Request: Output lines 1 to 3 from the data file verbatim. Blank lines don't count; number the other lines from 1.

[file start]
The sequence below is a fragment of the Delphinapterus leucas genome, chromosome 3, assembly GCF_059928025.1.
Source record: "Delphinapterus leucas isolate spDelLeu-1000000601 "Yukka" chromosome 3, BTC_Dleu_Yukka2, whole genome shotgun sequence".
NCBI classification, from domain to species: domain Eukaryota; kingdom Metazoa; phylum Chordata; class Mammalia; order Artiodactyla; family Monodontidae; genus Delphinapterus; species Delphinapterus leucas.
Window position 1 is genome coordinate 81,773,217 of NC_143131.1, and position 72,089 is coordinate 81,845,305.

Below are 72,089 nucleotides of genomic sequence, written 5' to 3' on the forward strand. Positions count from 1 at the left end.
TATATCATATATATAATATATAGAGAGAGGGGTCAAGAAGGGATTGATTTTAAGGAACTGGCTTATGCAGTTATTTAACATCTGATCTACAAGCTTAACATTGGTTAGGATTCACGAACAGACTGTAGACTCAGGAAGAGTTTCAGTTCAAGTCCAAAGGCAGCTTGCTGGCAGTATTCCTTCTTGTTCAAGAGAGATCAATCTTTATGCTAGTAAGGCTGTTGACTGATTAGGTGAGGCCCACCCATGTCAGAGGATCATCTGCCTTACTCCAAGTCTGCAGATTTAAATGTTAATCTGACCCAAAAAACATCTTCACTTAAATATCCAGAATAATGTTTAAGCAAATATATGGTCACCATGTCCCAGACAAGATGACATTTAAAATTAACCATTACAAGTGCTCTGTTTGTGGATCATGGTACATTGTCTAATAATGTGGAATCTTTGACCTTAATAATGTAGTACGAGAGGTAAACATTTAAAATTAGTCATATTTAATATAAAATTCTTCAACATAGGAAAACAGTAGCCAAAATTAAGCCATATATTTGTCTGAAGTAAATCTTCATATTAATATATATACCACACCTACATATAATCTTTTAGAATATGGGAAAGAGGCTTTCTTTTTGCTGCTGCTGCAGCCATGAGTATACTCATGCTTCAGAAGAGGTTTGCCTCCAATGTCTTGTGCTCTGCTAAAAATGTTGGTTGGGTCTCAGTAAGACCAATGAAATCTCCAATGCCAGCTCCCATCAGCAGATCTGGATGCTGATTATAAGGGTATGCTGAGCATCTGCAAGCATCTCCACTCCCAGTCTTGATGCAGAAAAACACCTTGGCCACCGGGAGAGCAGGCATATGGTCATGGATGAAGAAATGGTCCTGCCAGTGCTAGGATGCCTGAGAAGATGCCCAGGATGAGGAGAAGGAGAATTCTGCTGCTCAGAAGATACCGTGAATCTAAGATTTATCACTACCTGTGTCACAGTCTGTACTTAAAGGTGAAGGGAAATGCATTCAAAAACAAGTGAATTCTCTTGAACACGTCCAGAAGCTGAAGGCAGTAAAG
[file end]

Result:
The sequence below is a fragment of the Delphinapterus leucas genome, chromosome 3, assembly GCF_059928025.1.
Source record: "Delphinapterus leucas isolate spDelLeu-1000000601 "Yukka" chromosome 3, BTC_Dleu_Yukka2, whole genome shotgun sequence".
NCBI classification, from domain to species: domain Eukaryota; kingdom Metazoa; phylum Chordata; class Mammalia; order Artiodactyla; family Monodontidae; genus Delphinapterus; species Delphinapterus leucas.